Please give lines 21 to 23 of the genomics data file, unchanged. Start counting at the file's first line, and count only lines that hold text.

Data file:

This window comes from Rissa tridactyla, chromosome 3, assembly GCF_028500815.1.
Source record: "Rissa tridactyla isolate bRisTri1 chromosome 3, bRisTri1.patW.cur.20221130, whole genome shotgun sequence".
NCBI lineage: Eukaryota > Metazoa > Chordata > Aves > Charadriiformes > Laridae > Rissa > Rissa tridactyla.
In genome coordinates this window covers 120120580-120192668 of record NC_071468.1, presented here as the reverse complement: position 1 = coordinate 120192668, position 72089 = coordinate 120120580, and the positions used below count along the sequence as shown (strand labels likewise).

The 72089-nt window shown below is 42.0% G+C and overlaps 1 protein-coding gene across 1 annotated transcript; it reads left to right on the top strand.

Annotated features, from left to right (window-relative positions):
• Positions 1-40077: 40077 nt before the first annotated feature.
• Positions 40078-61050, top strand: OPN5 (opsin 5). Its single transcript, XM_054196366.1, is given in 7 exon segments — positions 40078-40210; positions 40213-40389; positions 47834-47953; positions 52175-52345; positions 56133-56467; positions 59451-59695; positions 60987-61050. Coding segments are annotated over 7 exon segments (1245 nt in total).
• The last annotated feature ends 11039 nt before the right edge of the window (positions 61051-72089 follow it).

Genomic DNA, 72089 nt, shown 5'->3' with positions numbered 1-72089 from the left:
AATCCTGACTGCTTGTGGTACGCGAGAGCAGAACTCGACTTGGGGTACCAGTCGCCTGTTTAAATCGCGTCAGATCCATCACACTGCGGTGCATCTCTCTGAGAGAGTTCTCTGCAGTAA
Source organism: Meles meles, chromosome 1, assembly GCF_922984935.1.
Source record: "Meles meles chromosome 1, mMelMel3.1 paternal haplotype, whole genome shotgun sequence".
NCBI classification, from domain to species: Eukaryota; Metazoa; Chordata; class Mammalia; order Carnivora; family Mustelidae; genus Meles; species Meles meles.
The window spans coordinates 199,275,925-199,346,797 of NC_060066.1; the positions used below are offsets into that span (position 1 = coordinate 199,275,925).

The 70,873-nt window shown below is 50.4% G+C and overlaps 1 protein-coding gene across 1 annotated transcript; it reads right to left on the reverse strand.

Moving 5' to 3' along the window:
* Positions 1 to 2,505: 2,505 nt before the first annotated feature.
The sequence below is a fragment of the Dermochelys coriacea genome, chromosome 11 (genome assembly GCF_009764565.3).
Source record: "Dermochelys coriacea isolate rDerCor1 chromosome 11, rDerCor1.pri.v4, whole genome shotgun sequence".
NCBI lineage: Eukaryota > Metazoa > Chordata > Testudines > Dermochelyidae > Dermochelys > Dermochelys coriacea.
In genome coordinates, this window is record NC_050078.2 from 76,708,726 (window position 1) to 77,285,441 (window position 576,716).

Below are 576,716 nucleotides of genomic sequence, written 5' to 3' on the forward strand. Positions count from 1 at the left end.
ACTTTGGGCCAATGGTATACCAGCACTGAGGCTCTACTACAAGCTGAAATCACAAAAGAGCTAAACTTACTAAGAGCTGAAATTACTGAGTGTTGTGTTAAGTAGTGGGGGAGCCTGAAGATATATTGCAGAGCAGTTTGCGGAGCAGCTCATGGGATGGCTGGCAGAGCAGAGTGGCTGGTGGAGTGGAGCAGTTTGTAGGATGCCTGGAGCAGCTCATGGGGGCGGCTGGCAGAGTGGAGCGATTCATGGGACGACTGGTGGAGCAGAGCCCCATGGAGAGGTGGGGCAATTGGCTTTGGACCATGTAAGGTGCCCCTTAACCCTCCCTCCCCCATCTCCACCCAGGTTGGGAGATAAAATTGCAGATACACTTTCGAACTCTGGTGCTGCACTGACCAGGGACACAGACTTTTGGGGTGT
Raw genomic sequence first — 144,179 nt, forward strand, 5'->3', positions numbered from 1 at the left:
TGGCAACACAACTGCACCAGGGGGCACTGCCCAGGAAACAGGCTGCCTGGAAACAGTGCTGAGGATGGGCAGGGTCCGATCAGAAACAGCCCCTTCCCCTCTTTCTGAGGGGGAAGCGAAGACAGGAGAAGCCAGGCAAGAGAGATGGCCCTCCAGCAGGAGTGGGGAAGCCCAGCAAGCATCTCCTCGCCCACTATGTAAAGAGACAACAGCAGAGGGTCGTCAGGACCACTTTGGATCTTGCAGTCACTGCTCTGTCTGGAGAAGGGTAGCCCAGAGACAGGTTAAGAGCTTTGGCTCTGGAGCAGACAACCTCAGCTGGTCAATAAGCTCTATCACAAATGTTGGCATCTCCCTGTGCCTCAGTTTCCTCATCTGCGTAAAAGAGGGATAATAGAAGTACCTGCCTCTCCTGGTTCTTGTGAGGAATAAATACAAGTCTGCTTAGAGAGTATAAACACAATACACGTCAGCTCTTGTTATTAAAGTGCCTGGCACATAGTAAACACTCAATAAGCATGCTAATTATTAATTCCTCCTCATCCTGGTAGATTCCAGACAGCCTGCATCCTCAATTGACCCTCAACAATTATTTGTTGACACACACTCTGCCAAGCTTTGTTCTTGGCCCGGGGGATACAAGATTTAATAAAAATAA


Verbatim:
NCBI lineage: Eukaryota > Metazoa > Chordata > Testudines > Dermochelyidae > Dermochelys > Dermochelys coriacea.
In genome coordinates, this window is record NC_050078.2 from 76,708,726 (window position 1) to 77,285,441 (window position 576,716).

Below are 576,716 nucleotides of genomic sequence, written 5' to 3' on the forward strand. Positions count from 1 at the left end.